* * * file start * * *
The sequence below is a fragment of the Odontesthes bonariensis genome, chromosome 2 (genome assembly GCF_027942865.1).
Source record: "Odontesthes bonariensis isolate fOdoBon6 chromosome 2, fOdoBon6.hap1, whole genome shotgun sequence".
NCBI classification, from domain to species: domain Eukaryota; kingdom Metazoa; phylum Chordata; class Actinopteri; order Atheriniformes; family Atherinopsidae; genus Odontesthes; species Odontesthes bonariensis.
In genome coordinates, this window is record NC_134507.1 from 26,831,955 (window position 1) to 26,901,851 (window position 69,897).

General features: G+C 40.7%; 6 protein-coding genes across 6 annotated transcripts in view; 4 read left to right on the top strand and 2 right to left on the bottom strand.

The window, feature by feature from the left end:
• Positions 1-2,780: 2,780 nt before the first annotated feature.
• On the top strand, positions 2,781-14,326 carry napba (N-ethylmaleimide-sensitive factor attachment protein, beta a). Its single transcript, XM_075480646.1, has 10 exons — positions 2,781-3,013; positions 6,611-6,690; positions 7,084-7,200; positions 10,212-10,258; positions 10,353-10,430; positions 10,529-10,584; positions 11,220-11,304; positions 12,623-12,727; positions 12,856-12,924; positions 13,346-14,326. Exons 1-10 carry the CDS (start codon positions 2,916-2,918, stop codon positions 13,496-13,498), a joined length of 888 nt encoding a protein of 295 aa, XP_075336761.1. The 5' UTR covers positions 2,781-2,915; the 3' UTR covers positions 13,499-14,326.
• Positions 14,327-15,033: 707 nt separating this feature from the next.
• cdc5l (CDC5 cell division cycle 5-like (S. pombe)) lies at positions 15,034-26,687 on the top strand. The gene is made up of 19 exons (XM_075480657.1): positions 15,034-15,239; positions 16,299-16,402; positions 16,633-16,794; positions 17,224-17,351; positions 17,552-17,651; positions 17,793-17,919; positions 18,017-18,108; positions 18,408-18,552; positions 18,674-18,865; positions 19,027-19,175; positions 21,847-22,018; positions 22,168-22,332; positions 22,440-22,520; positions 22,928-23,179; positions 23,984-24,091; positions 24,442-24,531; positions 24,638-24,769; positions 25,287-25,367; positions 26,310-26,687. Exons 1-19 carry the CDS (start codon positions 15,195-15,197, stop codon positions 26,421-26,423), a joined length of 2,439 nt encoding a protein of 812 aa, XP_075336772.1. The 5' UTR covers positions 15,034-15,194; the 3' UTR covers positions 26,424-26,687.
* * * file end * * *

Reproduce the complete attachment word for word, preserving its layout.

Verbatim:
The sequence below is a fragment of the Odontesthes bonariensis genome, chromosome 2 (genome assembly GCF_027942865.1).
Source record: "Odontesthes bonariensis isolate fOdoBon6 chromosome 2, fOdoBon6.hap1, whole genome shotgun sequence".
NCBI classification, from domain to species: domain Eukaryota; kingdom Metazoa; phylum Chordata; class Actinopteri; order Atheriniformes; family Atherinopsidae; genus Odontesthes; species Odontesthes bonariensis.
In genome coordinates, this window is record NC_134507.1 from 26,831,955 (window position 1) to 26,901,851 (window position 69,897).

General features: G+C 40.7%; 6 protein-coding genes across 6 annotated transcripts in view; 4 read left to right on the top strand and 2 right to left on the bottom strand.

The window, feature by feature from the left end:
• Positions 1-2,780: 2,780 nt before the first annotated feature.
• On the top strand, positions 2,781-14,326 carry napba (N-ethylmaleimide-sensitive factor attachment protein, beta a). Its single transcript, XM_075480646.1, has 10 exons — positions 2,781-3,013; positions 6,611-6,690; positions 7,084-7,200; positions 10,212-10,258; positions 10,353-10,430; positions 10,529-10,584; positions 11,220-11,304; positions 12,623-12,727; positions 12,856-12,924; positions 13,346-14,326. Exons 1-10 carry the CDS (start codon positions 2,916-2,918, stop codon positions 13,496-13,498), a joined length of 888 nt encoding a protein of 295 aa, XP_075336761.1. The 5' UTR covers positions 2,781-2,915; the 3' UTR covers positions 13,499-14,326.
• Positions 14,327-15,033: 707 nt separating this feature from the next.
• cdc5l (CDC5 cell division cycle 5-like (S. pombe)) lies at positions 15,034-26,687 on the top strand. The gene is made up of 19 exons (XM_075480657.1): positions 15,034-15,239; positions 16,299-16,402; positions 16,633-16,794; positions 17,224-17,351; positions 17,552-17,651; positions 17,793-17,919; positions 18,017-18,108; positions 18,408-18,552; positions 18,674-18,865; positions 19,027-19,175; positions 21,847-22,018; positions 22,168-22,332; positions 22,440-22,520; positions 22,928-23,179; positions 23,984-24,091; positions 24,442-24,531; positions 24,638-24,769; positions 25,287-25,367; positions 26,310-26,687. Exons 1-19 carry the CDS (start codon positions 15,195-15,197, stop codon positions 26,421-26,423), a joined length of 2,439 nt encoding a protein of 812 aa, XP_075336772.1. The 5' UTR covers positions 15,034-15,194; the 3' UTR covers positions 26,424-26,687.